BBC iPlayer Radio app launched for smartphones
The BBC has launched a new home for its radio content on PC, mobile and tablet.
Known as BBC iPlayer Radio, it combines new homepages for all BBC stations with the on-demand facilities of iPlayer.
A BBC iPlayer Radio app for smartphones has also been launched today and is currently available for iPhones. It will roll out to Android devices in the near future.
The app allows users to:
- set their alarm so they can wake up to BBC radio shows
- spin through a touchscreen dial and listen live to any BBC radio content, whether local, network or from the World Service
- swipe to find catch-up content and videos
- set programme reminders.
BBC iPlayer Radio, which was trialled over the summer in Beta format, will also provide downloads, clips and social media feeds.Growth in demand
Listeners' appetite for radio via mobiles and tablets has risen in the last year, with monthly iPlayer requests increasing year-on-year by 56% to 2.8m on mobile, and trebling to 1.2m on tablet.
Daniel Danker, general manager for Programmes and On-Demand, said that BBC iPlayer Radio is "for an audience that expects to access our content anywhere".
"It's also radio for an audience that wants greater choice and control. They want to listen again when they choose, to personalise their listening experience, to share tracks they've discovered with friends."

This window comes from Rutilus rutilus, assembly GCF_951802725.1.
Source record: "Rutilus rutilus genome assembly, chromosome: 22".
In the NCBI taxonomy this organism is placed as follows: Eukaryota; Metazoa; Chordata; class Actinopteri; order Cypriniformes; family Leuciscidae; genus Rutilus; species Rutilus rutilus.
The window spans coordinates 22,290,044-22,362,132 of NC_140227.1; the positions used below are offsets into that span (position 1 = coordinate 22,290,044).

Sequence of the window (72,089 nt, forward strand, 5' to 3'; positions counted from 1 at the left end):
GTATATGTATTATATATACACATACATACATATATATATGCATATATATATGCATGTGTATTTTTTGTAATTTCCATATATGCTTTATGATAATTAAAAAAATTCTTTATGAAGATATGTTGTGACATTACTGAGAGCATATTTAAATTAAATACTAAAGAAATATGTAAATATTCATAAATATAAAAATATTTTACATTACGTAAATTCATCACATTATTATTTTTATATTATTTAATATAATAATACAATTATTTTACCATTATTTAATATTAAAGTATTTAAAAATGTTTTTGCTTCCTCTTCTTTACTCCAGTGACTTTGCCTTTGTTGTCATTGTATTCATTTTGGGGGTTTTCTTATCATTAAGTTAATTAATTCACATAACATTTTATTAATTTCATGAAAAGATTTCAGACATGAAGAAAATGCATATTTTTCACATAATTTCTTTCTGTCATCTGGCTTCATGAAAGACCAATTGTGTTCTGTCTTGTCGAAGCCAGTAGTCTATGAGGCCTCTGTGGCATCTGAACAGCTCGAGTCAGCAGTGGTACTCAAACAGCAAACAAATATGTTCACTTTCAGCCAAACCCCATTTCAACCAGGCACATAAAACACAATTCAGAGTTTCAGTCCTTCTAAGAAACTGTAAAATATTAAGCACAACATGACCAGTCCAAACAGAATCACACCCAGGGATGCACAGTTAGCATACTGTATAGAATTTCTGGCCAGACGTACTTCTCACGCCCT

He blamed complications with Flash for the delay in the Android app, but added that there are discussions on resolving the problems.
The new app means users will need to download separate iPlayer apps in order to access either TV or radio content.
Danker said this was necessary in order to create apps tailored specifically to the type of content being consumed.
He added other mobile platforms, such as Windows Phone and Blackberry, were not having apps developed yet - but users on these operating systems can still access iPlayer Radio within the web browser.
There are currently no plans to offer the app to international listeners.
Mark Friend, controller of multiplatform and interactive for Audio & Music, said that BBC iPlayer Radio is now "the platform on which we will develop radio stations as fully multimedia brands" so that listeners can "watch, share and engage with BBC radio".
"Our next steps will be to make live radio more interactive, make it easier for people to enjoy the BBC's vast audio archive and strengthen radio's position as the number one place for discovering music in the UK."
More information can be found on the BBC internet blog here.